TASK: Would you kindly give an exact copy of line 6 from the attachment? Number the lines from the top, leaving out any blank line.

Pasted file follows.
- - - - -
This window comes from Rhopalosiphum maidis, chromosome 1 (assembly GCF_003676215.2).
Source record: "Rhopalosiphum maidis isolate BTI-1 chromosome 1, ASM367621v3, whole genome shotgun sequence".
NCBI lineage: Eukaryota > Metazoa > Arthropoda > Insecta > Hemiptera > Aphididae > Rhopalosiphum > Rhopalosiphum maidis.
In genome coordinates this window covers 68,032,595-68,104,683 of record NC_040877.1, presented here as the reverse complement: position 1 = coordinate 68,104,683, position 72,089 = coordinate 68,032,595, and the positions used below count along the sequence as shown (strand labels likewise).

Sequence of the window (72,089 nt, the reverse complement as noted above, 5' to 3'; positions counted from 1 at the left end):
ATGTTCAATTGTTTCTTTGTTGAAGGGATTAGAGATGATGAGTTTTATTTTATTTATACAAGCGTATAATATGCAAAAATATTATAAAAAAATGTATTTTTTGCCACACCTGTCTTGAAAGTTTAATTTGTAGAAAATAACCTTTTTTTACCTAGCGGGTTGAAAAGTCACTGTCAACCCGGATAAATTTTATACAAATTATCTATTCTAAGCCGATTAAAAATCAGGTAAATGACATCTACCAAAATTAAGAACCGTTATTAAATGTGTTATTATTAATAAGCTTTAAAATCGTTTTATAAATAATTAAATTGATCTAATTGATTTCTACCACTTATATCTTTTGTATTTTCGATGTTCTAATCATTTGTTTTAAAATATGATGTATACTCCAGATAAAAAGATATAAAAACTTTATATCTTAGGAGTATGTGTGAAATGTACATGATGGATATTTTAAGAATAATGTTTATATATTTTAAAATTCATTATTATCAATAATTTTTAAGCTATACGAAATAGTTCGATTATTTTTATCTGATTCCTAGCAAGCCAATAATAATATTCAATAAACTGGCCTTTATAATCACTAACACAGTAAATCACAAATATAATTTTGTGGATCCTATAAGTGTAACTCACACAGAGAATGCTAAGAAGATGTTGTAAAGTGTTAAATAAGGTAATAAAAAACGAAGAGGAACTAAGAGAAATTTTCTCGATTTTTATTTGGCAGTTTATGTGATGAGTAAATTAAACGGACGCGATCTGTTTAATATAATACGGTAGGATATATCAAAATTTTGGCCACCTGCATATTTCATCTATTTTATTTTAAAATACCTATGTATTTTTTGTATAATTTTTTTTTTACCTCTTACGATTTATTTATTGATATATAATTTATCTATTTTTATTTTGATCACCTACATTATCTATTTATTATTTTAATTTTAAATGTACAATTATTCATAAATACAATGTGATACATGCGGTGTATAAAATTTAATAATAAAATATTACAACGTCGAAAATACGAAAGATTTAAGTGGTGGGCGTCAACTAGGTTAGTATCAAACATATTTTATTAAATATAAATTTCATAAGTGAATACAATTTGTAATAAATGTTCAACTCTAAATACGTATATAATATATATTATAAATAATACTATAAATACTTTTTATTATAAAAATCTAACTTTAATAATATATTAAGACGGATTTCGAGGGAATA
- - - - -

ATGTTCAATTGTTTCTTTGTTGAAGGGATTAGAGATGATGAGTTTTATTTTATTTATACAAGCGTATAATATGCAAAAATATTATAAAAAAATGTATTTTTTGCCACACCTGTCTTGAAAGTTTAATTTGTAGAAAATAACCTTTTTTTACCTAGCGGGTTGAAAAGTCACTGTCAACCCGGATAAATTTTATACAAATTATCTATTCTAAGCCGATTAAAAATCAGGTAAATGACATCTACCAAAATTAAGAACCGTTATTAAATGTGTTATTATTAATAAGCTTTAAAATCGTTTTATAAATAATTAAATTGATCTAATTGATTTCTACCACTTATATCTTTTGTATTTTCGATGTTCTAATCATTTGTTTTAAAATATGATGTATACTCCAGATAAAAAGATATAAAAACTTTATATCTTAGGAGTATGTGTGAAATGTACATGATGGATATTTTAAGAATAATGTTTATATATTTTAAAATTCATTATTATCAATAATTTTTAAGCTATACGAAATAGTTCGATTATTTTTATCTGATTCCTAGCAAGCCAATAATAATATTCAATAAACTGGCCTTTATAATCACTAACACAGTAAATCACAAATATAATTTTGTGGATCCTATAAGTGTAACTCACACAGAGAATGCTAAGAAGATGTTGTAAAGTGTTAAATAAGGTAATAAAAAACGAAGAGGAACTAAGAGAAATTTTCTCGATTTTTATTTGGCAGTTTATGTGATGAGTAAATTAAACGGACGCGATCTGTTTAATATAATACGGTAGGATATATCAAAATTTTGGCCACCTGCATATTTCATCTATTTTATTTTAAAATACCTATGTATTTTTTGTATAATTTTTTTTTTACCTCTTACGATTTATTTATTGATATATAATTTATCTATTTTTATTTTGATCACCTACATTATCTATTTATTATTTTAATTTTAAATGTACAATTATTCATAAATACAATGTGATACATGCGGTGTATAAAATTTAATAATAAAATATTACAACGTCGAAAATACGAAAGATTTAAGTGGTGGGCGTCAACTAGGTTAGTATCAAACATATTTTATTAAATATAAATTTCATAAGTGAATACAATTTGTAATAAATGTTCAACTCTAAATACGTATATAATATATATTATAAATAATACTATAAATACTTTTTATTATAAAAATCTAACTTTAATAATATATTAAGACGGATTTCGAGGGAATA